DARPA Develops Mountable One Shot Sniper System

One ShotThe military’s top research arm is finishing work to develop field-deployable prototypes of a sniper scope that automatically measures crosswind and range for a target.

Called One Shot XG, this is the next generation of the One Shot system. The Defense Advanced Research Projects Agency first started working on the One Shot sniper system in 2006 in order to increase the percentage of sniper one-shot kills.

The original One Shot system required a spotter/observer. The goal of the XG version of the program is to create a significantly smaller “field-ready system” that can be “clipped-on” directly to the weapon, according to DARPA.

This spring, the agency is on pace to complete the hardware and software for the XG program in order to produce prototypes that the services can use in field tests.

DARPA researchers completed its own field tests using a brass-board system “to develop and validate wind and measurement algorithms,” according to the agency. The One Shot XG team has since designed the hardware and software for the objective system. Work has begun to integrate these systems onto the field-deployable prototypes.

The One Shot XG team has set out goals to develop a system capable of measuring all “relevant physical phenomena that influence the ballistic trajectory, and rapidly calculate and display the offset aim point and confidence metric in the shooter’s riflescope. The system should provide the ability to see the aim point on the target in either day or night to enable rapid target identification, weapon alignment, measurement of range to target, and the crosspoint profile,” according to DARPA specifications.

Engineers are designing the One Shot XG to mount on a Picatinny Rail. It must be durable and perform in the harsh conditions a rifle might encounter such as a five foot drop onto packed soil and temperatures ranging from -20-49 degrees Celsius.

The integrated measurement scope must be able to measure crosswind and range in less than 3 seconds. It must be able to measure crosswind at a range of 1,500 meters during the day and 800 meters at night. And it must measure crosswinds up up to 15 m/s. It must also have a “range finder range of <100 meters to up to 2,000 meters +/- 1 meter on E-size target,” according to DARPA specifications.

When mounted, the One Shot XG system “should not interfere with the riflescope when using in-line night sights such as PVS-22, 27 and thermal sight such as FLIR HISS,” according to DARPA. It should also be mounted in a manner that does not “impede normal operation, supports the use of current rifle scopes with first focal plane reticles, and provides full capability against an E-silhouette target at the maximum effective range of the weapon.”

  • seans

    Well this is going to crush the Tracking Point if it works.

    • Axel

      It better not a fan of technology telling me what to do, especially where to aim

  • Lance

    More computer crap which will fail in the field that’s all what solders need more computers to get screwed up in combat. Time to tell these Army tech generals to take a hike.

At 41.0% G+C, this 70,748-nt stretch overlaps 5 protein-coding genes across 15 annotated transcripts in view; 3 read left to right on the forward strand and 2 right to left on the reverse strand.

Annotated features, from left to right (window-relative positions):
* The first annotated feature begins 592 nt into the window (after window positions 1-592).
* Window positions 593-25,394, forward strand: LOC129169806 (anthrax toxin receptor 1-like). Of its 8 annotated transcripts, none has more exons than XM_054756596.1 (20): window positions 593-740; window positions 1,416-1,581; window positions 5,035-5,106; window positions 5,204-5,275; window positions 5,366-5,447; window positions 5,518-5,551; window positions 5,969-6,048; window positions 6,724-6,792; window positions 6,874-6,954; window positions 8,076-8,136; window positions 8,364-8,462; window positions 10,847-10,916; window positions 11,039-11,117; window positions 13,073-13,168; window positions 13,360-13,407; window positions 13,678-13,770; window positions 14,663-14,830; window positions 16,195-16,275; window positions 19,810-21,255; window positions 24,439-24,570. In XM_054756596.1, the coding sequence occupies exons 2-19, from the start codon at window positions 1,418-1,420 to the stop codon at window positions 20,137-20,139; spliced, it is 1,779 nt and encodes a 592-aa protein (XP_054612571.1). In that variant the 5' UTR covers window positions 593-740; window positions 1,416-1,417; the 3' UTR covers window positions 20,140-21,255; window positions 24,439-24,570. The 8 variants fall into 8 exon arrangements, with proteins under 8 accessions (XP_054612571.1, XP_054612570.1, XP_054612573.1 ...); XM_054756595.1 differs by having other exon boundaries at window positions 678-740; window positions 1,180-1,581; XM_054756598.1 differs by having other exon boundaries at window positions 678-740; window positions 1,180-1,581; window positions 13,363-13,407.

• It’s amazing and sadly predictable how much anti-army hate comes out of this joke that never wore a uniform…

    • ajspades

      Would you have us return to a non-electrical military? No phones, satellites, batteries, air conditioning, refrigeration and so on? The same critique of tech failing in the field has been brought up over sat phones, smart phones, tablets, and laptops; yet all of these are in use in the field.

      • MSgt Andy

        One Magnetic pulse, and what will we do then>

    • Musson

      It will work just fine… until the soldiers figure out how to download porn on it.

  • JCitizen

    I’ve seen several cool sniper systems like this in Shotgun News, or was it Guns America, but this is the 1st time I’ve seen one with a wind estimator on it. I gotta wonder how it is going to guess the wind all the way to the target? Seems like a laser could simply look at the optical shimmer affect that the human eye sees and get a more accurate estimated average.

    There were two auto ranging scopes featured in the last two months, one of them had a video of some numb nut who was standing around at the range, and they gave it to him to see if he could hit the target (300m+ I think) in the 1st shot, and he did it! Just to make sure it wasn’t beginner’s luck he did again and again! I’m with Lance on reliability though. But for a special mission, where they just don’t want to train good snipers? I don’t know – maybe they actually think it will save money by allowing untrained personnel to play Carlos Hathcock or something! HA! Trouble with that is, such a dummy would probably drop it, or bump into it and destroy a $30,000 dollar scope system!

    • Marcello

      Lovely how the site censored Carlos Hathcock’s name…

  • Josh W

    Maybe it’s just me, but +/- 1 meter on the rangefinder seems unnecessarily accurate. Is there an analog scope in use that actually zeroes to the nearest 1 meter? Wouldn’t +/- 10 meters be accurate enough? Not to mention easier for the engineers to achieve and less expensive to produce and field.

    • Stormcharger

      Actually it’s just the opposite. Most rangefinders are far more accurate, manufacturers have their software round up so that the display is simpler to understand and you don’t have to see an overly accurate string of decimals. For example, 239m is much easier to deal with than 238.77m.

  • moondawg

    It’s the Indian, not the arrow that is most important in combat. Sometimes I think our modern tech weenies forget that.

    • Darrin Williams

      The indian hits snags bud, weather, explosives soon and so forth. If a tool is made to eliminate these snags then deploy it. The same as our troops if a reason is given to deploy then deploy.